Are You Bringing Out Their Best Or Causing Them To Choke?
I get to see many executives in action with their teams, more on Zoom these days than in person, but still a lot of interaction. If I were to point to one of the most common areas of misstep among leaders striving to lead their team to high performance, it would be that leaders can overutilize the pressure-driven or “push” leadership styles. When I discuss the importance of inspiring and motivating others (including in my book The Inspiring Leader), I highlight that inspiring behaviors tend to come in two flavors – push and pull.
With “push” approaches to leadership, managers are consciously or subconsciously applying pressure, creating urgency, driving for results, and directing improvement and change. As we know, this style has utility, but when overdone or without proper counterbalancing, it creates a problematic culture, with excess intensity or even fear.
The real issue with an overreliance on “push” leadership strategies is there is typically a lack of “pull” leadership. The “pull” leadership style is where team members are brought along by leaders from their position at the helm. Managers are intentionally encouraging and developing talent to improve results, sharing expertise on problem solving, providing direction on objectives while giving their team the space to work. With pull leadership, team goals are clearly connected to vision and strategy and there is great alignment on priorities. You can see why it’s problematic when this kind of behavior is missing.
The grand majority of leaders I talk with suggest they do a lot of “pull” leadership, with only some “push.”
But nearly all direct reports I speak with suggest their boss leads with more “push” than “pull.”
The problem isn’t always that leaders drive a lot. It’s that they don’t “pull” or inspire enough. And I certainly don’t coach executives to never push. In fact, it’s a well-studied relationship (the Yerkes-Dodson Law) that certain levels of stress are actually necessary to achieve optimal performance, and I published an article in HBR (which you can read here) that outlines three ways managers can strike that delicate balance. I’m simply arguing that the real power comes when you add the “pull.”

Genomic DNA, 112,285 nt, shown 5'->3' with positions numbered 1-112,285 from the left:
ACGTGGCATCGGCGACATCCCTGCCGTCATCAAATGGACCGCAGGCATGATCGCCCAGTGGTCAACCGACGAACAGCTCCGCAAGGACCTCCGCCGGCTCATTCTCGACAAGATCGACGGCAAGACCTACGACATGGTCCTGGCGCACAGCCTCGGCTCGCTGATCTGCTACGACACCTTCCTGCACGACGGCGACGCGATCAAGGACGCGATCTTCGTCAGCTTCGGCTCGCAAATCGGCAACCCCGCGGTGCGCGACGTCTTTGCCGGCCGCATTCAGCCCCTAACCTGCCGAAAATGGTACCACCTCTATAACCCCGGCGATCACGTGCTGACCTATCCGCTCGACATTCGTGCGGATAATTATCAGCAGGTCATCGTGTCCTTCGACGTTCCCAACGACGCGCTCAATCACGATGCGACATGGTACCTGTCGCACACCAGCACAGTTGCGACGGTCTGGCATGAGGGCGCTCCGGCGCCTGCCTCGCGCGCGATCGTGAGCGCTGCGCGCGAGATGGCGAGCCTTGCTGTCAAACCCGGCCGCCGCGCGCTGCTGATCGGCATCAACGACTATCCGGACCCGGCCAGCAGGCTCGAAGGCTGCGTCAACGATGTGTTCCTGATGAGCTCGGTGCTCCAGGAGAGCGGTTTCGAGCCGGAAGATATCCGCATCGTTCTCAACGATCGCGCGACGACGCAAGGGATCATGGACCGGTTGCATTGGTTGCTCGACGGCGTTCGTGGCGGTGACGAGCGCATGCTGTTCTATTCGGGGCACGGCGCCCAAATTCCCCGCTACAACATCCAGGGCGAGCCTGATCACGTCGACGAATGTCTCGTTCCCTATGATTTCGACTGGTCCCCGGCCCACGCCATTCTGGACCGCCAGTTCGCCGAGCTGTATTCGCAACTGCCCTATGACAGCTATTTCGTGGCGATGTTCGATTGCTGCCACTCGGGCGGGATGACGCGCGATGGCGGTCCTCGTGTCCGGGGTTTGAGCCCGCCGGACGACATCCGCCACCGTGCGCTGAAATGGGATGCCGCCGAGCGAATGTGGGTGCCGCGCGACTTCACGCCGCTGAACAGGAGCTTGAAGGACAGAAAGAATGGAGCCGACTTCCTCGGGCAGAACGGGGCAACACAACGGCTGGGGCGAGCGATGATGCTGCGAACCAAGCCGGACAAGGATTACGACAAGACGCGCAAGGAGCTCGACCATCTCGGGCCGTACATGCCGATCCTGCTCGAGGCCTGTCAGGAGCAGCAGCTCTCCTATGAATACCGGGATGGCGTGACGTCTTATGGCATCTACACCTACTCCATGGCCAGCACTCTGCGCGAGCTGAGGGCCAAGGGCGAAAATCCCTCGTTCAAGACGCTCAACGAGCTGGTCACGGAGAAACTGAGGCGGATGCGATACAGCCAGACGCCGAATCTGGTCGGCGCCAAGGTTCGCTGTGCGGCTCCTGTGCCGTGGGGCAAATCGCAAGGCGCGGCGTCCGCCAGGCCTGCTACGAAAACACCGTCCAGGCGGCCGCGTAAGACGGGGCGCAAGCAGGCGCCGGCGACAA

Some of you may disagree with this line of thinking. You could argue that it takes too much time and too many resources to commit to the inspirational or motivational leadership style. I won’t argue. It comes down to how important you think great leadership is.
Leadership Reflections After One Year Of A Pandemic – What will stick?
We’re officially beyond the one-year mark in this pandemic, a bizarre milestone both frustrating and sad. But when I talk with leaders candidly, it’s clear that there are some very good things to come out of the pandemic too. As I reflect on the last 12 months, I can’t help but see the permanent (and positive) effect the pandemic has had on leaders. Here are a few:
- Refocusing on the essential work to be done in your business. I’ve seen a laser focus on what is critical to bring value to customers and (thankfully) many of the low value or even value-less projects fade away.
- Connecting with people as people instead of task-focused robots. I’ve seen real empathy as leaders recognized and were willing to account for the struggles employees faced in their personal lives.
- Increased creativity by embracing the constraints of the pandemic. Disruptive innovation and personal disruption (thanks Whitney Johnson) teach us to find new ways to get things done. Sometimes better than before, sometimes worse but still done.
- Recognizing the value of in person time. I’ve seen that we place higher value on the importance of being in person for some kinds of work, and recognition that it doesn’t have to be all the time.
- Importance of time to disconnect. With more of a blend than ever of work into everything else in life, I’ve seen leaders be more intentional about creating time away – even if less frequent. I’ve observed time off to be more unplugged.
With light at the end of the tunnel seeming to approach, I hope these stick. I hope that we, as leaders, remember how these shifts helped our teams to pivot and adapt to a generation-defining pandemic.
What is your biggest leadership takeaway one year into the pandemic? How do you plan to make it stick? Let me know and I’ll share a few responses in an upcoming newsletter.
The internet has seemed captivated by the container ship that blocked the Suez Canal for eight days. With the Ever Given’s dislodging earlier this week, the global shipping route is back up and running. This article looks at the accident through the lens of leadership, crisis management and learning from failure, angles frequently underrepresented when screw ups like this happen. The article poses valuable reflection questions for leaders in managing crisis – something we’re all more familiar with these days. I never thought I’d see so much coverage about one ship, so if you’re not burned out on the topic, give it a read and consider how your business can be prepared for crisis.